Elita Loresca gives the rainy weather forecast for November 8, 2012.
A cold weather system that brought light showers early Thursday might be followed by a stronger storm that could bring snow to the mountains and more rain across the region.
Snow flurries are possible at the 3,000-foot level. Temperatures are forecast to drop up to 20 degrees below normal.
Radar showed a wide band of showers stretching from northern Los Angeles County to San Diego Thursday morning, but most of the shower activity came to an end by noon. Facebook visitors reported rain Thursday morning in Rancho Cucamonga, Santa Monica, Culver City, Huntington Beach, Moreno Valley and West Covina.
Showers might return Thursday night and extend into Friday morning.
"There's a bigger storm system that will arrive later on tonight," said NBC4 forecaster Elita Loresca. "We may not see a steady rain, but there may be some drizzle in some spots."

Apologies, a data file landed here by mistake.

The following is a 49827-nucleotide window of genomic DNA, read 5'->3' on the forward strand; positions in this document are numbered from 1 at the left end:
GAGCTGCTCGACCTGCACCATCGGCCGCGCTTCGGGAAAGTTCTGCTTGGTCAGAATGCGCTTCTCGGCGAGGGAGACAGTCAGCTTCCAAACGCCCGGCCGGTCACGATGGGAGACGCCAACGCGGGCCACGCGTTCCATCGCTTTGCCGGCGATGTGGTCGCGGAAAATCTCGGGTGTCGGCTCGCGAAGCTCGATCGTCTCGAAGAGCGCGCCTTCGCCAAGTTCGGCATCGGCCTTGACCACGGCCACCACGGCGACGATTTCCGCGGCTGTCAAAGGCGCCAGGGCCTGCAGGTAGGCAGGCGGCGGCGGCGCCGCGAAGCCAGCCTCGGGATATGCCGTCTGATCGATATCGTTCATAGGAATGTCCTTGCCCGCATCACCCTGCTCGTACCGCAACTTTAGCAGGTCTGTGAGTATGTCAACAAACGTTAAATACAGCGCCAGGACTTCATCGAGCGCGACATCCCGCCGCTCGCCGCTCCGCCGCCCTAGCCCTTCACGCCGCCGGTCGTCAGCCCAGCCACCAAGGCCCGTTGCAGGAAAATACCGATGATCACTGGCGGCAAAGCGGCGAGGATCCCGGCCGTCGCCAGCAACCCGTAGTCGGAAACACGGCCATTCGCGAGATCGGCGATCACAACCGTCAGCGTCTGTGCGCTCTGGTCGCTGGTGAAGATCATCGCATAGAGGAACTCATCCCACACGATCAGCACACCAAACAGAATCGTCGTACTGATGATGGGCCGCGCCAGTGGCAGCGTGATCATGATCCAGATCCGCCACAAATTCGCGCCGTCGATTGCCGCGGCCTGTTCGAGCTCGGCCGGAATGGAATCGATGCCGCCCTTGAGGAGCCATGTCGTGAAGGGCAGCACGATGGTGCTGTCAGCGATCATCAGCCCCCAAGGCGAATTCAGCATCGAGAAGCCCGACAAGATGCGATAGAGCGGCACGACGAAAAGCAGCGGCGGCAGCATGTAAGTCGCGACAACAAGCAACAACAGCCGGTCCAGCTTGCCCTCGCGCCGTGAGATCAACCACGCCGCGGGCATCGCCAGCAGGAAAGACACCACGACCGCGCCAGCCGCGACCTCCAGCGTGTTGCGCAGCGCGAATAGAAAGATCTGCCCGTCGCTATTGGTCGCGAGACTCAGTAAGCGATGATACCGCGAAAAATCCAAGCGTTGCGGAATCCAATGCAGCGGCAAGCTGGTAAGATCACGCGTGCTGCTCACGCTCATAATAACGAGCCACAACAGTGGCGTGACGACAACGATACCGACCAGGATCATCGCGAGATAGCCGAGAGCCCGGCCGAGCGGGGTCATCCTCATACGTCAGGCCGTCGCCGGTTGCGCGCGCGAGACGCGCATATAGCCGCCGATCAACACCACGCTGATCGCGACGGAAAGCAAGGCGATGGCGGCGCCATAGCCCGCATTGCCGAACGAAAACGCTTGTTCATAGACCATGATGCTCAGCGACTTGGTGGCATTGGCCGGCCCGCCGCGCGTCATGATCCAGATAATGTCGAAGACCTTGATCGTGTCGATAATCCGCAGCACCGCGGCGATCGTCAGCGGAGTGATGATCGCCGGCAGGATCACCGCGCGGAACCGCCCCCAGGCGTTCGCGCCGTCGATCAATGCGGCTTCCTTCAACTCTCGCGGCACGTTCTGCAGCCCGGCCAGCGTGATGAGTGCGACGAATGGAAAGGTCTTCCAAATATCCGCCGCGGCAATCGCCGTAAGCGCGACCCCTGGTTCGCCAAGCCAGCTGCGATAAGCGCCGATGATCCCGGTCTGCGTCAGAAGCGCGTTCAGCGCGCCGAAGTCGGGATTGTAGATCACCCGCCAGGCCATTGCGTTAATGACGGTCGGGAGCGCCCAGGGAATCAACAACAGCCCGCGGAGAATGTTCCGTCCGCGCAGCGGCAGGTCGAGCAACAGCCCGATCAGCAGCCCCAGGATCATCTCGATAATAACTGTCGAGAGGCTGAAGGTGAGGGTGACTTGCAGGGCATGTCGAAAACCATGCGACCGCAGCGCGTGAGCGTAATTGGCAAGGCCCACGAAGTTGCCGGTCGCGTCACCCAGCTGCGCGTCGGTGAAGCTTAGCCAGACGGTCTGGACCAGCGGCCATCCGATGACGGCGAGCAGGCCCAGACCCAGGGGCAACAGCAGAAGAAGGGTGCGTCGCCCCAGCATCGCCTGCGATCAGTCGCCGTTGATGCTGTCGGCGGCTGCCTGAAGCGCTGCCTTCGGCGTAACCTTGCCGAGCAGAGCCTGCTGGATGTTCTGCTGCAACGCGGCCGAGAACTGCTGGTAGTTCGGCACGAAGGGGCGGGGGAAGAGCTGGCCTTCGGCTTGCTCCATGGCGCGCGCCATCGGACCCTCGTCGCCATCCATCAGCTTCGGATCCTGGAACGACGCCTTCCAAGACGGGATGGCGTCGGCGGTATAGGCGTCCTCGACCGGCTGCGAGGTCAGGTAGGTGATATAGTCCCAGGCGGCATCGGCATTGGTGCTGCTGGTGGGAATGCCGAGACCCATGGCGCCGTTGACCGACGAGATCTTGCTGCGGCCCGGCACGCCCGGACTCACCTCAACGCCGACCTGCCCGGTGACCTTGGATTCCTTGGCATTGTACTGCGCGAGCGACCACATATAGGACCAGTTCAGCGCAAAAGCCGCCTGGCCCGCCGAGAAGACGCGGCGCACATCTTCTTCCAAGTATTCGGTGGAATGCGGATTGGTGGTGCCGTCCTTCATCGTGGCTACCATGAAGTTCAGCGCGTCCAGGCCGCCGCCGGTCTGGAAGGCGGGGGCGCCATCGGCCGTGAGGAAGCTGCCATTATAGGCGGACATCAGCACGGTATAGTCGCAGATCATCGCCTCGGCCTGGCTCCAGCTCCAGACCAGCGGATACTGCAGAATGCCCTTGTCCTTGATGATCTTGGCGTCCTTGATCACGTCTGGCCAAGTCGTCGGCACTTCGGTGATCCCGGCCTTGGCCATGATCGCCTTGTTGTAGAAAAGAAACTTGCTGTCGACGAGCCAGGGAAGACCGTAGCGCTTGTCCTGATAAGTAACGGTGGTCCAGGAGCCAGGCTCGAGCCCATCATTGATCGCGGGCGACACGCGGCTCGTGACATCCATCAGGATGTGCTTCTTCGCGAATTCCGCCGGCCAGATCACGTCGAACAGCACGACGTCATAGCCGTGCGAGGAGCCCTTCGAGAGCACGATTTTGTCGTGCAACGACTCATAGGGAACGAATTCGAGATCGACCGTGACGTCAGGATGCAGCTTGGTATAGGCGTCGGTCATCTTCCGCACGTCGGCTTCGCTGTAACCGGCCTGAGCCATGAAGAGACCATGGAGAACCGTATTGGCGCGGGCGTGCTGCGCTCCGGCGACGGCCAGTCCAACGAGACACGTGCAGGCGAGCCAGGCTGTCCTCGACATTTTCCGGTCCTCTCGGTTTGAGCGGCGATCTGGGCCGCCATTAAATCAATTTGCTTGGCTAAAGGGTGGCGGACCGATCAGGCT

Rainfall amounts are difficult to forecast with precision because of the showery nature of the precipitation, according to NWS forecasters, who said they generally expect a quarter-inch of rain or less but that up to a third of an inch is possible.
The snow level will be at between 5,500 and 6,500 feet Thursday night but drop to between 4,000 and 4,500 feet during the day Friday and to between 3,000 and 3,500 feet Friday night, according to the advisory.
There may also be snow showers in the foothills above the Antelope Valley, but without accumulation.
The weather service warned motorists planning to travel through mountain areas to be prepared for snow showers, reduced visibility, icy roads and sharply colder temperatures.
The NWS forecast highs today of 52 on Mount Wilson; 60 in Saugus; 61 in Avalon, Burbank, and San Gabriel; 62 in Pasadena, Woodland Hills and downtown L.A.; 63 in Lancaster, Long Beach and at at LAX; 64 in Palmdale; 67 in Newport Beach; and 68 in Anaheim.
Several single-vehicle crashes -- including one on each side of the 110 Freeway at Manchester Boulevard -- were reported early Thursday, slowing the morning commute.